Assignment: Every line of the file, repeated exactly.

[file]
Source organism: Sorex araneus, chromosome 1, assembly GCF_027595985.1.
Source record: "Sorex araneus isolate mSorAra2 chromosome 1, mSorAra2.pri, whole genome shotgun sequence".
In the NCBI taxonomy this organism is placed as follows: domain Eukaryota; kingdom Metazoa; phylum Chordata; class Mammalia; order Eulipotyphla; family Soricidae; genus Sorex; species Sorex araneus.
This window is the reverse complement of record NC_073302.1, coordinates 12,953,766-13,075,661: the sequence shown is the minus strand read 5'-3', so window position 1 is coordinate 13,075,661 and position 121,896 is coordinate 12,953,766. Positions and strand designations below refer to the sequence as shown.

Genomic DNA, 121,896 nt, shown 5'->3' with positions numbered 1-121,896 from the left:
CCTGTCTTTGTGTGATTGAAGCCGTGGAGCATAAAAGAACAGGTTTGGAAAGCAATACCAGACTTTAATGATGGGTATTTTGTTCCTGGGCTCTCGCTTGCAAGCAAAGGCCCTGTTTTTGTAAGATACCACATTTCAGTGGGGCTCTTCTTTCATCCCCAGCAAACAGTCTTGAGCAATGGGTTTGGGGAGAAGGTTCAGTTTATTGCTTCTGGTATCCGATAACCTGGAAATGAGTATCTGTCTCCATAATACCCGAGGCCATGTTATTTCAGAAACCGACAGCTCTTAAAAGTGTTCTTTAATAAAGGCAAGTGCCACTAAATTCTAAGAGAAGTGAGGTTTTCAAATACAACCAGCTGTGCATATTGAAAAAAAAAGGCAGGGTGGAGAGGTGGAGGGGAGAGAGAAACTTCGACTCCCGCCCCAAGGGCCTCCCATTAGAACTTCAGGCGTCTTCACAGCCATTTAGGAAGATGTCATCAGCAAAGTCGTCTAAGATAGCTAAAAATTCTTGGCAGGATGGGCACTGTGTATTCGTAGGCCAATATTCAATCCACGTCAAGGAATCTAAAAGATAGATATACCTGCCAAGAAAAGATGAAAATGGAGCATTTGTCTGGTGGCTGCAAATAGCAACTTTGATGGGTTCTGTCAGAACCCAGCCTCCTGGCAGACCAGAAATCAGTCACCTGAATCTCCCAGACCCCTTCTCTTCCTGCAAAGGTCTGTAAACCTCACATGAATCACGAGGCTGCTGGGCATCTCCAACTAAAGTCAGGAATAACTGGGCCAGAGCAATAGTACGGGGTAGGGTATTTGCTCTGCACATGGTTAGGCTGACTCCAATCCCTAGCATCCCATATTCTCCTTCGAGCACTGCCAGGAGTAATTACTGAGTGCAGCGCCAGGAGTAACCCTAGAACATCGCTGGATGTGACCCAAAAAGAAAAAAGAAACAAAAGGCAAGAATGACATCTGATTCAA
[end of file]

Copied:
Source organism: Sorex araneus, chromosome 1, assembly GCF_027595985.1.
Source record: "Sorex araneus isolate mSorAra2 chromosome 1, mSorAra2.pri, whole genome shotgun sequence".
In the NCBI taxonomy this organism is placed as follows: domain Eukaryota; kingdom Metazoa; phylum Chordata; class Mammalia; order Eulipotyphla; family Soricidae; genus Sorex; species Sorex araneus.
This window is the reverse complement of record NC_073302.1, coordinates 12,953,766-13,075,661: the sequence shown is the minus strand read 5'-3', so window position 1 is coordinate 13,075,661 and position 121,896 is coordinate 12,953,766. Positions and strand designations below refer to the sequence as shown.

Genomic DNA, 121,896 nt, shown 5'->3' with positions numbered 1-121,896 from the left:
CCTGTCTTTGTGTGATTGAAGCCGTGGAGCATAAAAGAACAGGTTTGGAAAGCAATACCAGACTTTAATGATGGGTATTTTGTTCCTGGGCTCTCGCTTGCAAGCAAAGGCCCTGTTTTTGTAAGATACCACATTTCAGTGGGGCTCTTCTTTCATCCCCAGCAAACAGTCTTGAGCAATGGGTTTGGGGAGAAGGTTCAGTTTATTGCTTCTGGTATCCGATAACCTGGAAATGAGTATCTGTCTCCATAATACCCGAGGCCATGTTATTTCAGAAACCGACAGCTCTTAAAAGTGTTCTTTAATAAAGGCAAGTGCCACTAAATTCTAAGAGAAGTGAGGTTTTCAAATACAACCAGCTGTGCATATTGAAAAAAAAAGGCAGGGTGGAGAGGTGGAGGGGAGAGAGAAACTTCGACTCCCGCCCCAAGGGCCTCCCATTAGAACTTCAGGCGTCTTCACAGCCATTTAGGAAGATGTCATCAGCAAAGTCGTCTAAGATAGCTAAAAATTCTTGGCAGGATGGGCACTGTGTATTCGTAGGCCAATATTCAATCCACGTCAAGGAATCTAAAAGATAGATATACCTGCCAAGAAAAGATGAAAATGGAGCATTTGTCTGGTGGCTGCAAATAGCAACTTTGATGGGTTCTGTCAGAACCCAGCCTCCTGGCAGACCAGAAATCAGTCACCTGAATCTCCCAGACCCCTTCTCTTCCTGCAAAGGTCTGTAAACCTCACATGAATCACGAGGCTGCTGGGCATCTCCAACTAAAGTCAGGAATAACTGGGCCAGAGCAATAGTACGGGGTAGGGTATTTGCTCTGCACATGGTTAGGCTGACTCCAATCCCTAGCATCCCATATTCTCCTTCGAGCACTGCCAGGAGTAATTACTGAGTGCAGCGCCAGGAGTAACCCTAGAACATCGCTGGATGTGACCCAAAAAGAAAAAAGAAACAAAAGGCAAGAATGACATCTGATTCAA